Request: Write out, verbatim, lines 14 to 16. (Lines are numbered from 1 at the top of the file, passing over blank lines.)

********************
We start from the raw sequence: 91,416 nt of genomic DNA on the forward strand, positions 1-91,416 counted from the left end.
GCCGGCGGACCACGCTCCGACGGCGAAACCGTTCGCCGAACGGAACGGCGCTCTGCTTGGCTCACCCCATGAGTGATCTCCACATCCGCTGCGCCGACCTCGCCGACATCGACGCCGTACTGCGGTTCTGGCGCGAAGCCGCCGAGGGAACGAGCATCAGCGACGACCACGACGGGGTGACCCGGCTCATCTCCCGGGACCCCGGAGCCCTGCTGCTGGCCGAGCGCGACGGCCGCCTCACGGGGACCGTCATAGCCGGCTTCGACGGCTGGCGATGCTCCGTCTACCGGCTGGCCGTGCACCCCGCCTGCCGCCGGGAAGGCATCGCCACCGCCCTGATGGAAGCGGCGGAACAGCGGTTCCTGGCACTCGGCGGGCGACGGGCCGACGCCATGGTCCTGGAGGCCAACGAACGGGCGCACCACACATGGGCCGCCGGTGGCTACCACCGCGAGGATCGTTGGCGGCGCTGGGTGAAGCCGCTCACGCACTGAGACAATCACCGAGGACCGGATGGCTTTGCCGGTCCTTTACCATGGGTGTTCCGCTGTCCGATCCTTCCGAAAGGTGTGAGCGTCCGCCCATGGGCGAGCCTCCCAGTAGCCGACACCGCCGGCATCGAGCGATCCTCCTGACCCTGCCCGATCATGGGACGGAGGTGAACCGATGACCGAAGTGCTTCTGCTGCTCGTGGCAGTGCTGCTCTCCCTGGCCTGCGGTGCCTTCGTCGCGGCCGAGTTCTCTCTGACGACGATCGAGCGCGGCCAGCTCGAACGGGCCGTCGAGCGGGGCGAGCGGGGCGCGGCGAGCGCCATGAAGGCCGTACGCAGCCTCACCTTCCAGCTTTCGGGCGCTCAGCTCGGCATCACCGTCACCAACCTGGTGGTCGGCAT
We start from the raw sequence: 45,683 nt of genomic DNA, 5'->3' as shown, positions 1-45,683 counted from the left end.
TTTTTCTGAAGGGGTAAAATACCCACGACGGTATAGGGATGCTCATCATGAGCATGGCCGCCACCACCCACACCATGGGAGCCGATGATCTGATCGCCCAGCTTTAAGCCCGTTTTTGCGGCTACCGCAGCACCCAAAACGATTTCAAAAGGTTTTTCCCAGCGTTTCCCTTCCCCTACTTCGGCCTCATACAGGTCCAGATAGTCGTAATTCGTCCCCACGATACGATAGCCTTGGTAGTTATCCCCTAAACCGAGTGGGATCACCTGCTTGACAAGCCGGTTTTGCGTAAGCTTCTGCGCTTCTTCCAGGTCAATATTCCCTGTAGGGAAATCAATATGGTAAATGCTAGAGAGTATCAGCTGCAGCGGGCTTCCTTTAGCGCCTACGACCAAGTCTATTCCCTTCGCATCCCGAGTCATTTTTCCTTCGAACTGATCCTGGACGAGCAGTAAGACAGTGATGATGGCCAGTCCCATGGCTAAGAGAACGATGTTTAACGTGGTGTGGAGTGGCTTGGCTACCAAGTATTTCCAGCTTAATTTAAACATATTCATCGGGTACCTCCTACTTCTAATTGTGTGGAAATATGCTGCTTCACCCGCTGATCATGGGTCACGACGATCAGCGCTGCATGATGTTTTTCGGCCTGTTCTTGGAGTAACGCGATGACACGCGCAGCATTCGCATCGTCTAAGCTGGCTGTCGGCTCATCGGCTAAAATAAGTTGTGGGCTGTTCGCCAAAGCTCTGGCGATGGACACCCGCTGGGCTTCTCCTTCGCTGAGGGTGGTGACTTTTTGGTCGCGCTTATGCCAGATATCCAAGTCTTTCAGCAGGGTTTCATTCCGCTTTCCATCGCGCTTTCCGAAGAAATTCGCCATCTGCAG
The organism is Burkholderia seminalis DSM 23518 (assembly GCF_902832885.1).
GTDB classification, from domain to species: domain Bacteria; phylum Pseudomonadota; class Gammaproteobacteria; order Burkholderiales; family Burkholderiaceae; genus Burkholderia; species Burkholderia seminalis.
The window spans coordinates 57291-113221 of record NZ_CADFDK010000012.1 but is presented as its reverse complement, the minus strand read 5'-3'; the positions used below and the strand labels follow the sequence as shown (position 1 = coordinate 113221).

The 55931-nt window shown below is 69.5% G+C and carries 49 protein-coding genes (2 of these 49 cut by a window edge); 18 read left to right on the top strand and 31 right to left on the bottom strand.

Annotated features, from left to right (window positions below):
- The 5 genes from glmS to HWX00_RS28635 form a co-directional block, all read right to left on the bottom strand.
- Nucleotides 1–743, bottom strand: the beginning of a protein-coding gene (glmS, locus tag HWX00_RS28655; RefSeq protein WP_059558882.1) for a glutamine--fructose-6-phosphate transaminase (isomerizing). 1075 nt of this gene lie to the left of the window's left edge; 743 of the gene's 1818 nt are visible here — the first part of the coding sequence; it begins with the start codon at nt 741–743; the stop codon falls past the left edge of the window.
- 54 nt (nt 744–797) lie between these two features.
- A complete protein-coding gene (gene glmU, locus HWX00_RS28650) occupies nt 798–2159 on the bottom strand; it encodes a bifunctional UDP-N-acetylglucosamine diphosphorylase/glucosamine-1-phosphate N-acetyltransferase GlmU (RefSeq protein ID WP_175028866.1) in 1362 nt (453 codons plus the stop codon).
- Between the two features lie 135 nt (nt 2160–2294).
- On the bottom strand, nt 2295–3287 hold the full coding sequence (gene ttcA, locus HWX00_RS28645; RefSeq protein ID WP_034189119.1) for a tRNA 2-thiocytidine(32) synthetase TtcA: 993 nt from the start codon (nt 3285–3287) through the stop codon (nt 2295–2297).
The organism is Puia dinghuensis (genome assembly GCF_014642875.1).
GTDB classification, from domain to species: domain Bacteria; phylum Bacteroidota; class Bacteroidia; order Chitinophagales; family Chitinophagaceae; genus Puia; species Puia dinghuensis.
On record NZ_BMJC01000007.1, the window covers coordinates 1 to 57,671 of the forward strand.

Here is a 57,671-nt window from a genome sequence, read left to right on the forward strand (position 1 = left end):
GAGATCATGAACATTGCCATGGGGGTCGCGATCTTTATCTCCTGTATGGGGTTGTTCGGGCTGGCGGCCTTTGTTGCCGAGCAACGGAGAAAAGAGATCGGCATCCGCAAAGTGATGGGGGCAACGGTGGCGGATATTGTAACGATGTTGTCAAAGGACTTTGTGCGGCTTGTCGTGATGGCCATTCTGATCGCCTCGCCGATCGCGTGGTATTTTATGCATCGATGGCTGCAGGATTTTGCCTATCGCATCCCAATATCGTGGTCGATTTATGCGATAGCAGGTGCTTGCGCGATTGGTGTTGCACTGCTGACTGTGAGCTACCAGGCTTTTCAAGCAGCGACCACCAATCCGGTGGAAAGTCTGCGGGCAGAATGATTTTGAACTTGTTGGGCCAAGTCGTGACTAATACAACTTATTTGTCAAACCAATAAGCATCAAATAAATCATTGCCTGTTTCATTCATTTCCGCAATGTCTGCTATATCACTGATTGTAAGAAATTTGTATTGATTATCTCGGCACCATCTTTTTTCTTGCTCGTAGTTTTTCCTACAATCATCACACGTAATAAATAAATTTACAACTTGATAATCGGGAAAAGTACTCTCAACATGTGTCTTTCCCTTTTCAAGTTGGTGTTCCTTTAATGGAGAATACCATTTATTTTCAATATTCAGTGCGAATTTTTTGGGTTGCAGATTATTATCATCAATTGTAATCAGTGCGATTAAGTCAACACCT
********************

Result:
- Between the two features lie 135 nt (nt 2160–2294).
- On the bottom strand, nt 2295–3287 hold the full coding sequence (gene ttcA, locus HWX00_RS28645; RefSeq protein ID WP_034189119.1) for a tRNA 2-thiocytidine(32) synthetase TtcA: 993 nt from the start codon (nt 3285–3287) through the stop codon (nt 2295–2297).
The organism is Puia dinghuensis (genome assembly GCF_014642875.1).